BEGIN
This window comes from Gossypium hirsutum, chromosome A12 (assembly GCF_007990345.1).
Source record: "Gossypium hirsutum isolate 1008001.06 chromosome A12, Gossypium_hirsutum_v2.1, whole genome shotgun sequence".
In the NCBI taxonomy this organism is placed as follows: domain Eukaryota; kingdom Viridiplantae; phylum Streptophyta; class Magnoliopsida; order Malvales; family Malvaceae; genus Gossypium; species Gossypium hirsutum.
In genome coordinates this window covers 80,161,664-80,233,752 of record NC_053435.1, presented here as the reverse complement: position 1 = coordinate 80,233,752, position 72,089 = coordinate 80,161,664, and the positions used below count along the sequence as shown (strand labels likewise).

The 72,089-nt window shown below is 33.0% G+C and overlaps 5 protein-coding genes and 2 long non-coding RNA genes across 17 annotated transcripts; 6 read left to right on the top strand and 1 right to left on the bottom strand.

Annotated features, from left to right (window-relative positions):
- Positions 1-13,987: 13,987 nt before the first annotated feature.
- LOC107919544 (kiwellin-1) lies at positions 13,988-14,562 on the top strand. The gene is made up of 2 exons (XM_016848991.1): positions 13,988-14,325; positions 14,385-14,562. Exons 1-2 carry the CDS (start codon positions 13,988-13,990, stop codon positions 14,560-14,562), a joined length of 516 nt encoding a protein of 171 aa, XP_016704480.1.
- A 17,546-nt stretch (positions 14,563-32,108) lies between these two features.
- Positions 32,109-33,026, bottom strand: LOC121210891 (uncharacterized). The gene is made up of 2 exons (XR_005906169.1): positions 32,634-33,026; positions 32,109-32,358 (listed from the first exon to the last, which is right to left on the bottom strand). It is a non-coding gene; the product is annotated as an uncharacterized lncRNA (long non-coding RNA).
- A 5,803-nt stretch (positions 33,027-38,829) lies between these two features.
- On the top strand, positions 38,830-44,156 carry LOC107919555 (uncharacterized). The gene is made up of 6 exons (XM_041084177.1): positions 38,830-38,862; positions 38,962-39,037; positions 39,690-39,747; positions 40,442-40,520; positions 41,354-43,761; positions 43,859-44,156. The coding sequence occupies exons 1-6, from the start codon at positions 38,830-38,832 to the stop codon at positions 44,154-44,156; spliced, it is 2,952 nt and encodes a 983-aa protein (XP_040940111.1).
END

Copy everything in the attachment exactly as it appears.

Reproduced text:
This window comes from Gossypium hirsutum, chromosome A12 (assembly GCF_007990345.1).
Source record: "Gossypium hirsutum isolate 1008001.06 chromosome A12, Gossypium_hirsutum_v2.1, whole genome shotgun sequence".
In the NCBI taxonomy this organism is placed as follows: domain Eukaryota; kingdom Viridiplantae; phylum Streptophyta; class Magnoliopsida; order Malvales; family Malvaceae; genus Gossypium; species Gossypium hirsutum.
In genome coordinates this window covers 80,161,664-80,233,752 of record NC_053435.1, presented here as the reverse complement: position 1 = coordinate 80,233,752, position 72,089 = coordinate 80,161,664, and the positions used below count along the sequence as shown (strand labels likewise).

The 72,089-nt window shown below is 33.0% G+C and overlaps 5 protein-coding genes and 2 long non-coding RNA genes across 17 annotated transcripts; 6 read left to right on the top strand and 1 right to left on the bottom strand.

Annotated features, from left to right (window-relative positions):
- Positions 1-13,987: 13,987 nt before the first annotated feature.
- LOC107919544 (kiwellin-1) lies at positions 13,988-14,562 on the top strand. The gene is made up of 2 exons (XM_016848991.1): positions 13,988-14,325; positions 14,385-14,562. Exons 1-2 carry the CDS (start codon positions 13,988-13,990, stop codon positions 14,560-14,562), a joined length of 516 nt encoding a protein of 171 aa, XP_016704480.1.
- A 17,546-nt stretch (positions 14,563-32,108) lies between these two features.
- Positions 32,109-33,026, bottom strand: LOC121210891 (uncharacterized). The gene is made up of 2 exons (XR_005906169.1): positions 32,634-33,026; positions 32,109-32,358 (listed from the first exon to the last, which is right to left on the bottom strand). It is a non-coding gene; the product is annotated as an uncharacterized lncRNA (long non-coding RNA).
- A 5,803-nt stretch (positions 33,027-38,829) lies between these two features.
- On the top strand, positions 38,830-44,156 carry LOC107919555 (uncharacterized). The gene is made up of 6 exons (XM_041084177.1): positions 38,830-38,862; positions 38,962-39,037; positions 39,690-39,747; positions 40,442-40,520; positions 41,354-43,761; positions 43,859-44,156. The coding sequence occupies exons 1-6, from the start codon at positions 38,830-38,832 to the stop codon at positions 44,154-44,156; spliced, it is 2,952 nt and encodes a 983-aa protein (XP_040940111.1).